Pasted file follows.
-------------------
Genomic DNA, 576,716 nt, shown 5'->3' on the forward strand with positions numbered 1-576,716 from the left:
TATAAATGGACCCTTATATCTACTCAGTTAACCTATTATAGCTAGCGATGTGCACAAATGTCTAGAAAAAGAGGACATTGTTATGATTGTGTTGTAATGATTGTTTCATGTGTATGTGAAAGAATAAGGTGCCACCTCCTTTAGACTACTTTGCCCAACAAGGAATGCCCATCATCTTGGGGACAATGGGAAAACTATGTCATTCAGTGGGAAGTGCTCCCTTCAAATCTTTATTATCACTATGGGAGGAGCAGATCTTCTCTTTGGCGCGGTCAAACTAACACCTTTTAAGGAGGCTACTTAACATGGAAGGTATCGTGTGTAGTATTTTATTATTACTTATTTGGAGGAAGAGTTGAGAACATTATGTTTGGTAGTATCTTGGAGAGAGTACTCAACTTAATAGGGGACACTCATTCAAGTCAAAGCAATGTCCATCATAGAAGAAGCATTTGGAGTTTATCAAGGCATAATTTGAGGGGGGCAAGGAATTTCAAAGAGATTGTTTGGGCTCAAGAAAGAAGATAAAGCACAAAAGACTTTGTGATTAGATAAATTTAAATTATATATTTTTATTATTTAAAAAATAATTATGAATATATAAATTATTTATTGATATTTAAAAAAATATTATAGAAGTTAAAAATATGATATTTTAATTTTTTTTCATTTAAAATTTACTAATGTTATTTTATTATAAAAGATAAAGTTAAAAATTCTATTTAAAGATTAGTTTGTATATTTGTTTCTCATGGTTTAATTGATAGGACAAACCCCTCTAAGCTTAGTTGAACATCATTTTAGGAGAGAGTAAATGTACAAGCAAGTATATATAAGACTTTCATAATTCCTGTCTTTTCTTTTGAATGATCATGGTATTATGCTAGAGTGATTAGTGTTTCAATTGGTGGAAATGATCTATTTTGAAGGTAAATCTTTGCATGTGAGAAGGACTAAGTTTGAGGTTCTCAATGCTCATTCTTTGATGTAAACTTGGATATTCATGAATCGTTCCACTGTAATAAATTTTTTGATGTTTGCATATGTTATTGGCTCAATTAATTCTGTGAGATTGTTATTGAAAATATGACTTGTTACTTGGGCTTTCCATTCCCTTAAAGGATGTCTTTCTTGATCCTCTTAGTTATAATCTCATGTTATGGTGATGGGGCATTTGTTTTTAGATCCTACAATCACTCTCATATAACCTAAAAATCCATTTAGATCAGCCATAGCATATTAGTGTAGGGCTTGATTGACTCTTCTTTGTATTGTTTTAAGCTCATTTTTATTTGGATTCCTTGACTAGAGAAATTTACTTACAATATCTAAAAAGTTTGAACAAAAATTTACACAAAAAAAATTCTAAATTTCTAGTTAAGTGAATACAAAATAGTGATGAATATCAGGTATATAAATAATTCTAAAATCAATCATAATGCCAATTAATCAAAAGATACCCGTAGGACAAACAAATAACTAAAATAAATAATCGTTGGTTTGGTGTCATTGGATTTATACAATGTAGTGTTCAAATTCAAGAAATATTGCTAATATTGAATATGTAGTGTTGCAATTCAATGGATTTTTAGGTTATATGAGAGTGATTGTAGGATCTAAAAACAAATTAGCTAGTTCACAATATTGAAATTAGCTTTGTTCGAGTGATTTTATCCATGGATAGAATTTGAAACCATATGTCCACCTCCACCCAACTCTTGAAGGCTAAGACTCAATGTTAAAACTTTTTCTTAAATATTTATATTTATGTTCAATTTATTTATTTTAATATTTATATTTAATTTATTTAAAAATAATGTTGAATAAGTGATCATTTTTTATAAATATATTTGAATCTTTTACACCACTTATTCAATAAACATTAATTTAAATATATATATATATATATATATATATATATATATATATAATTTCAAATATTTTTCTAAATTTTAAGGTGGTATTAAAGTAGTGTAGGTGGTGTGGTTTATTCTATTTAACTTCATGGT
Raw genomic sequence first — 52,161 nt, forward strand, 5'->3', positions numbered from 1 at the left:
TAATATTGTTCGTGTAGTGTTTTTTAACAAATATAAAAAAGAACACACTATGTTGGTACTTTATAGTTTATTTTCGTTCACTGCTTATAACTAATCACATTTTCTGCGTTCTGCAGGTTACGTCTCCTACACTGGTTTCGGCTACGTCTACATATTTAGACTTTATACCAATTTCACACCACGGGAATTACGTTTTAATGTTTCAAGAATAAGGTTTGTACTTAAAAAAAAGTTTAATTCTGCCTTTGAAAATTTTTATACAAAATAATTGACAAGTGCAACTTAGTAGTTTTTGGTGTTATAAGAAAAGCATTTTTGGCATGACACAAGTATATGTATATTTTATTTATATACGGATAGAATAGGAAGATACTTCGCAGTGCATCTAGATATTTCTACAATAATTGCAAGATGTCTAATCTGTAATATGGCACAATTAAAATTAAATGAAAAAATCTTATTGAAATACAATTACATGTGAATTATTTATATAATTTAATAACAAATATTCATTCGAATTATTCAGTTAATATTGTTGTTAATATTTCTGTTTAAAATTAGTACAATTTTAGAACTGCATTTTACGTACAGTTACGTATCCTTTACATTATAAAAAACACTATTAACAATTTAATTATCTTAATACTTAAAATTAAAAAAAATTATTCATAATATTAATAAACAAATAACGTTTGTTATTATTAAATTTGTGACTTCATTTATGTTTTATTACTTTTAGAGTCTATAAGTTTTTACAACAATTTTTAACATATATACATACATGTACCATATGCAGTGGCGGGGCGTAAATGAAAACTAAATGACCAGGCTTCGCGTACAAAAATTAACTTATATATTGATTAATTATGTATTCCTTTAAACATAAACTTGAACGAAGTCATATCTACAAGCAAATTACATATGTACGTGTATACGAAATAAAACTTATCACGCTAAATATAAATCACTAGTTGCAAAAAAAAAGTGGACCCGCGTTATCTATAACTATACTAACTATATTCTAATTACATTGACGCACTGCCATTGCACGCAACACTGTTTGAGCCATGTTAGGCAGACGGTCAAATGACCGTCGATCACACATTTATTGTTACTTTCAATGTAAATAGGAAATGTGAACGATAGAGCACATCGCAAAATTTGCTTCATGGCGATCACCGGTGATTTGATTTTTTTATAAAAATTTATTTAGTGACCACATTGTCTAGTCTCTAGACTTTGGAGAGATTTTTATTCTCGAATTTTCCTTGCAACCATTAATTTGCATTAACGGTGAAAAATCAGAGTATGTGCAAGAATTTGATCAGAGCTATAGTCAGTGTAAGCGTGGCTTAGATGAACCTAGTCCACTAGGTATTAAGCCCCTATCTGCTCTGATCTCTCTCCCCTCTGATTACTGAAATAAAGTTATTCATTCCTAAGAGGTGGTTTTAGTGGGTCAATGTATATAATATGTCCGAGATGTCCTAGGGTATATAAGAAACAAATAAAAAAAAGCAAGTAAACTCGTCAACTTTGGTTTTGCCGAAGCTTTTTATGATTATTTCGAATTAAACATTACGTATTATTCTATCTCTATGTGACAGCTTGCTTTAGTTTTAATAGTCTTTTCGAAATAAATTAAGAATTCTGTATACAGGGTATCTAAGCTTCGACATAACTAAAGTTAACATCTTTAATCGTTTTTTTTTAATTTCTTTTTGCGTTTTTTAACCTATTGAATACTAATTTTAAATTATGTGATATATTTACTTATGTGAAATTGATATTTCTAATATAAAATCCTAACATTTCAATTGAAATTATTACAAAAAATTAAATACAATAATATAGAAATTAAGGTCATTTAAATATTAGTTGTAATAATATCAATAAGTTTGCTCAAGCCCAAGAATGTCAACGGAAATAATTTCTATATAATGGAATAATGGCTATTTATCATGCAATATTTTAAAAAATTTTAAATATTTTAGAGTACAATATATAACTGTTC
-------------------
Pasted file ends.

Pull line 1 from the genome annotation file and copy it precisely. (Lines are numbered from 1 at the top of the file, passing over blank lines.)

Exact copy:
Genomic DNA, 576,716 nt, shown 5'->3' on the forward strand with positions numbered 1-576,716 from the left: